W. J. Rorabaugh
Cambridge University Press 239pp £17.99
Unfortunately for the hippies, posterity favours those who provide articulate accounts of themselves. Theirs, writes Rorabaugh, was a movement that appeared ‘suddenly’ in the mid-1960s without manifesto, produced no great literature and whose greatest cultural legacy are ‘drug song lyrics’. ‘Sources’, he admits, ‘are a problem.’
That said, there is no paucity in cultural representations of hippies. Recently, the movement served as the recurring yin to the suit-wearing mainstream-in-decline-yang of Don Draper and co in the television series Mad Men. At best, hippie is a byword for naivety and, at worst, ‘full of shit’. By the mid 1970s, even rock music, the counterculture’s medium of choice, had turned on it, as expressed in Jonathan Richman’s Modern Lovers song I’m Straight. Canonical countercultural icons (not the contradiction in terms it might once have seemed) are rarely associated with the movement. The tie-dyed Grateful Dead do not enjoy the same reputation as the monochrome Velvet Underground. Reasons for ridicule are many. In addition to the vagaries in hippie philosophy, the great unwashed were 97 per cent white and middle class, whose wilful rejection of their origins struck a sour note with those minorities who aspired to the privilege they eschewed. Like all movements, the hippies had followers and leaders and the homogeneous latter had gender, class and race in common.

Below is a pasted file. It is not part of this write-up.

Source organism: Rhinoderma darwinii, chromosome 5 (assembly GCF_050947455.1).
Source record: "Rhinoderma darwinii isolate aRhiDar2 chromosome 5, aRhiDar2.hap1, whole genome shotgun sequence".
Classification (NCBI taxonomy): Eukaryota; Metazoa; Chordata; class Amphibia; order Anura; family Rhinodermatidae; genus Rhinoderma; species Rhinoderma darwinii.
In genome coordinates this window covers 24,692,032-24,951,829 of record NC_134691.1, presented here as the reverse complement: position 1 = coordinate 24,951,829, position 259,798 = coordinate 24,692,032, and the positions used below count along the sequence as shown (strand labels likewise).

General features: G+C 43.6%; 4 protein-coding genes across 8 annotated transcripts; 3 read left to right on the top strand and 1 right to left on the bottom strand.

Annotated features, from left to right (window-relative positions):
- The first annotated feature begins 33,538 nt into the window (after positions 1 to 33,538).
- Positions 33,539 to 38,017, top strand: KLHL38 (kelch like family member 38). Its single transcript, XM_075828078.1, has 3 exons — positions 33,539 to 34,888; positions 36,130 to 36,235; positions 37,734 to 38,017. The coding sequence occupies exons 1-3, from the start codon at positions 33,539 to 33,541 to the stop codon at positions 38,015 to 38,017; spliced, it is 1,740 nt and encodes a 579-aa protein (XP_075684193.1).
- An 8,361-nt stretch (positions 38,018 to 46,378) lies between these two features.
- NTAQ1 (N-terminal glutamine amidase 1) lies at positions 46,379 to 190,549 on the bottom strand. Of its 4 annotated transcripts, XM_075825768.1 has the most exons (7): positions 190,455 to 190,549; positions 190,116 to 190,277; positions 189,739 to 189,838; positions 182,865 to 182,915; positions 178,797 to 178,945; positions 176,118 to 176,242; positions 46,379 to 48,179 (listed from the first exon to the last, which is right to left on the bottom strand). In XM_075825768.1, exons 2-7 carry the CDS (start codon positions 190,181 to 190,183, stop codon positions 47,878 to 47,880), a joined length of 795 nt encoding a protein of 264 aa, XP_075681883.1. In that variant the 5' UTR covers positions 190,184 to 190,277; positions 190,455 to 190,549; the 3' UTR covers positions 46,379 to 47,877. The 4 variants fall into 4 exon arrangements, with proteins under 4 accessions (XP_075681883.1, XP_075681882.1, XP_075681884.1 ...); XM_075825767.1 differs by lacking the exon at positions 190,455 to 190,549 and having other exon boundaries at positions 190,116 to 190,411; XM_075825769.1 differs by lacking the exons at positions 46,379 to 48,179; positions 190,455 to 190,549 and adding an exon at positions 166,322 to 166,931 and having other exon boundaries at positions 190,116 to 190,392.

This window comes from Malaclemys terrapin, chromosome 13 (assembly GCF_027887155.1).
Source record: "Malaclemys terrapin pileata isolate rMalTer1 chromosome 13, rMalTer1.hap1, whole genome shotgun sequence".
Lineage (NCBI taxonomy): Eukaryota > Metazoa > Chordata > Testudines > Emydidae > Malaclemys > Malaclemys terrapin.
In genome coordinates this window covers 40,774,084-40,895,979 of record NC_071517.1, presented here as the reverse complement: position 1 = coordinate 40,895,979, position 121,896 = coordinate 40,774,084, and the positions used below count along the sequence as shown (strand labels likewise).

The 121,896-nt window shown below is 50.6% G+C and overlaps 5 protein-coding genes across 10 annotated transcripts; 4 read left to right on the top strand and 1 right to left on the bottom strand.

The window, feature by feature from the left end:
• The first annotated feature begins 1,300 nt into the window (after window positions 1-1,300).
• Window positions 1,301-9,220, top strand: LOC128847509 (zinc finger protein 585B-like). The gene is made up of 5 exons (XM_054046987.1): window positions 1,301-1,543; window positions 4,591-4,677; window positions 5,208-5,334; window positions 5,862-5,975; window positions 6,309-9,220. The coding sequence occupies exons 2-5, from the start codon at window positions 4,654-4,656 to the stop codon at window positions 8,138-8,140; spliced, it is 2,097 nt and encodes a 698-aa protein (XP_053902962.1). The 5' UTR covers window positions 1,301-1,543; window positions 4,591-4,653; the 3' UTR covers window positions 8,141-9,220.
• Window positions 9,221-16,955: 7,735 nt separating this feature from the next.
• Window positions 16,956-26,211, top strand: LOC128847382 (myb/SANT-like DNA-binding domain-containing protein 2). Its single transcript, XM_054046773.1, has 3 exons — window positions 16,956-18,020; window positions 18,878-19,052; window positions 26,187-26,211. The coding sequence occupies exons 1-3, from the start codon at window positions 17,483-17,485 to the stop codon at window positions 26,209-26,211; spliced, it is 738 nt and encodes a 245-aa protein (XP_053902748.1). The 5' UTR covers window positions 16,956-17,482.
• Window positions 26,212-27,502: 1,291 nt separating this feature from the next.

To what extent are the cliches lazy? Rorabaugh’s book is a concise study surveying the counterculture (he uses the definite article), but his probing of the hippies reveals no hidden depths. While sympathetic to his subject, Rorabaugh acknowledges that hippies were not always ‘right on’ by contemporary standards, so to what extent are the hippies responsible for the progressive standards by which we now judge them poorly?
With reason, the author claims that hippie scepticism about government has gradually become the dominant view. Their distrust of authority arguably paved the way for our cynical world. Environmental consciousness might be said to have its roots with the movement, but so, too, did the negative and hindering perceptions of the po-faced eco-warrior. Then there’s alternative medicine. Rorabaugh suggests two stand-out examples of the movement’s legacy: rural communes and, less convincingly, the mindset that allowed J.K. Rowling to create Harry Potter.
This is an earnest, uncynical study of a movement that has aged badly. The media ignored important aspects of hippie culture to focus on the surface, argues Rorabaugh, and hippies were famously inarticulate, leaving them as sitting ducks; indeed, when Tom Wolfe and Joan Didion chronicled ‘the freaks’, they did so from the outside. But cynicism is inevitable and where better to look than the Wikipedia page of ‘Lysergic Lenin’ and Yippies founder Jerry Rubin:
Jerry Clyde Rubin (July 14, 1938–November 28, 1994) was an American social activist, anti-war leader, and counterculture icon during the 1960s and 1970s. During the 1980s, he became a successful businessman.
Rhys Griffiths is editorial assisant at History Today